Donning these literally in-your-face devices puts data that was once confined to a phone in your field of vision. It also attracts a lot of attention from curious onlookers.
That's the best part of wearing Google Glass. Peoples' fascination with what it could mean for the future. But the attention it receives is no guarantee that it and similar devices will take off.
The drastic change in fashion and laws that could ban Google Glass could prevent this type of wearable from taking off. Maybe that's why there are no head-mounted displays in Her.
Google may have more discreet smart contact lenses to come, but so far they're designed for more noble ambitions. Its latest Google X project can measure glucose levels in diabetics thanks to tiny sensors that are sandwiched inside of a clear contact lens.
Tech companies aren't above making wearables for our feet. Future tech could tell us why our arches ache sometimes or when we need to take a load off.
That's already happening with the Heapsylon bio-tracking Sensoria socks. Its pressure sensors and an accelerometer can evaluate the way we run, walk and even stand. Like all cutting-edge technology, it's expensive at $999 (about £598.80/AU$1,108), but that's a typical storyline for innovation.
Runsafer also has injury prevention at its sole. The German-engineered project embeds sensors into running sneakers to offer real-time biomechanical feedback and enhance motivation.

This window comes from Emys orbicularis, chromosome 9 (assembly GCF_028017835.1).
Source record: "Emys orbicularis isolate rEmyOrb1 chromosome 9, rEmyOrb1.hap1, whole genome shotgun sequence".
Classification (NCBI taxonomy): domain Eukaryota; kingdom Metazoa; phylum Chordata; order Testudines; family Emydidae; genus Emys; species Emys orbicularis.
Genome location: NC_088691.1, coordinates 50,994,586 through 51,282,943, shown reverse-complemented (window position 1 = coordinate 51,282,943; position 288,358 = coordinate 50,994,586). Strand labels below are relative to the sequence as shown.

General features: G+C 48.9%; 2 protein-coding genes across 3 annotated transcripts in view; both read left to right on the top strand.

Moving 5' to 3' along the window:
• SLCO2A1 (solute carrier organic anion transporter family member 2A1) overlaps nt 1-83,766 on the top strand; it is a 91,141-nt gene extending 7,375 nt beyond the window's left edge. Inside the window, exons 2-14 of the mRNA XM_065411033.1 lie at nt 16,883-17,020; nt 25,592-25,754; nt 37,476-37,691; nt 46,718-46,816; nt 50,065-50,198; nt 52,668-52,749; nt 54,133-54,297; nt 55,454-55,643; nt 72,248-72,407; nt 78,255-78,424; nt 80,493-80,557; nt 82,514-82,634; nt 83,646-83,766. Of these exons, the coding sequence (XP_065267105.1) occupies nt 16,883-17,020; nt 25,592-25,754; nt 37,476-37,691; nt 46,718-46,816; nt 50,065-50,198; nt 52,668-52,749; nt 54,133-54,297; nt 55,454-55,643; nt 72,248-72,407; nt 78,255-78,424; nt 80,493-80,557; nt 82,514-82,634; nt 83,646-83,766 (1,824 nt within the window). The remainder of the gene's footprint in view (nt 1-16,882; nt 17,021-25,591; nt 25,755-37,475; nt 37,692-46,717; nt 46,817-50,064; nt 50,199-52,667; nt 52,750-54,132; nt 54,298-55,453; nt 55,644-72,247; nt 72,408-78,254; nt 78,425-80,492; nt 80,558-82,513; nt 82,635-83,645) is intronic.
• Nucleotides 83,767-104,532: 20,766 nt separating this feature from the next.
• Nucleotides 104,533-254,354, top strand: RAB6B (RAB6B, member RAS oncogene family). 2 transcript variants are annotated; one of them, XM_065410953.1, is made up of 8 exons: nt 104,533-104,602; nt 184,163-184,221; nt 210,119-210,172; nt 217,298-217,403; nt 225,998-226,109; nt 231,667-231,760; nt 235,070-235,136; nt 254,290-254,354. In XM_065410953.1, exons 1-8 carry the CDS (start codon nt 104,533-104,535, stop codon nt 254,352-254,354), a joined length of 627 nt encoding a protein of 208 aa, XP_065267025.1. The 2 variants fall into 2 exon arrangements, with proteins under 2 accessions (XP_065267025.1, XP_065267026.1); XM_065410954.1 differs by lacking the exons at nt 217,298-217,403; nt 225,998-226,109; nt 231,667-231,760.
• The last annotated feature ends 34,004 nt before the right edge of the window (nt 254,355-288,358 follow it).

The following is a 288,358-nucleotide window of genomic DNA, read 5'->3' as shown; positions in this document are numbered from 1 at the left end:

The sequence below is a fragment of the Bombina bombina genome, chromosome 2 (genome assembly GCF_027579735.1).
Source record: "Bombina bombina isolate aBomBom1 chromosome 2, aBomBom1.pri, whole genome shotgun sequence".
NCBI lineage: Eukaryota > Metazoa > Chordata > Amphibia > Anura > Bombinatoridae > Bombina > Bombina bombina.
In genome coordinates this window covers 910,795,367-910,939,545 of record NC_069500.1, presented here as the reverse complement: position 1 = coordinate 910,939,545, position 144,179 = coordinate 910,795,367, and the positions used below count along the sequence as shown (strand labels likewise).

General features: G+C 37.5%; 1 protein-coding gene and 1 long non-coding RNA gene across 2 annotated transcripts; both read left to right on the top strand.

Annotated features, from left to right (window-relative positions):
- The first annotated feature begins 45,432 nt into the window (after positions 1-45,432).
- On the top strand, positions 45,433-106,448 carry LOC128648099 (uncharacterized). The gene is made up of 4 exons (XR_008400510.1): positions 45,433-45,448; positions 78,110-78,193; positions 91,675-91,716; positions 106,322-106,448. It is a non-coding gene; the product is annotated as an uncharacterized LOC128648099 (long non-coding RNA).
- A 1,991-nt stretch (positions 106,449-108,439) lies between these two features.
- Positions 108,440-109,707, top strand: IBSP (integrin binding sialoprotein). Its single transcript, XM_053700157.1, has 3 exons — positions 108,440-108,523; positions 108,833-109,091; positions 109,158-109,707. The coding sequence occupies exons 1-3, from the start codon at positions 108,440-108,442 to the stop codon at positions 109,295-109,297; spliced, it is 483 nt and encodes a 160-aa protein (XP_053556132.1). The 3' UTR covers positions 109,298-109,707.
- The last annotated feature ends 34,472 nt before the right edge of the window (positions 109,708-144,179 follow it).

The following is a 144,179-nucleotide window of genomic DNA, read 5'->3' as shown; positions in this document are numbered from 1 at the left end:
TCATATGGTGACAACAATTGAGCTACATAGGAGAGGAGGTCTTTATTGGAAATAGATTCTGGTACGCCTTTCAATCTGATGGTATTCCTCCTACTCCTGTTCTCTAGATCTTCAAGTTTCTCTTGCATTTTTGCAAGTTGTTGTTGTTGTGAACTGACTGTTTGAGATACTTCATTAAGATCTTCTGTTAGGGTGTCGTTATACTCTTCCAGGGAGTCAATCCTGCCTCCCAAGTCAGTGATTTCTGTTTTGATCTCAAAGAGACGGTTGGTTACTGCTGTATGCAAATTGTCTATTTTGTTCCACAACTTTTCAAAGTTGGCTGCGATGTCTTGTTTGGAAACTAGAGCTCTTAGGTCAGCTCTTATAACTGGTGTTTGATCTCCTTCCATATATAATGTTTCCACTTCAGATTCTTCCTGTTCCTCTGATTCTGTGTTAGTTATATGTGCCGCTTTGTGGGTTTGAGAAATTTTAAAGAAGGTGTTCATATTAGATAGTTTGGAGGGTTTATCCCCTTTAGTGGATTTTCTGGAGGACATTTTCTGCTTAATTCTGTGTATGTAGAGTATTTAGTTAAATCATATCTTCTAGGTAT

Just as motivating is plant two feet on a scale like the Withings Smart Body Analyzer. It takes a reading of your weight body fat percentage and heart rate, then charts the data automatically.
It's really interesting to see one year's worth of weight, with the most weight gained during the Christmas holidays, and the experience is seamless with with Wi-Fi-enabled scale.
Where wearables go from here
Wearables for the feet remain underdeveloped even though we're on our toes too long - or in some peoples' cases not long enough. That could change soon.
Each body part usually explodes with wearable copycats once a major player has entered the market and Apple, with a patent for a smart shoes, could lead that on-foot march one day.
The world's largest electronics companies are converging on wearable technology and analysts predict that profits could fill their oversaturated phone and tablet market share.
Couple that with the fact that consumers, especially the fitness-deficient among us, have hastily bought gadgets, supplements and juicers that have promised to improve our health. We're willing to try anything and everything in the name of better health.
Wearables need to become more than reminders to complete daily activity goals and offer real nuanced feedback to our increasingly connected world. There's another 11 years - or according to Kurzweil's theory another 15 years - before we can expect to be living in the future of Her.
That means today's wearables represent the early Nokia cell phones with monochrome screens in a decade-and-a-half timeline that ends with bright smartphones that boast full HD displays. There's a lot of innovation that's about to happen in between.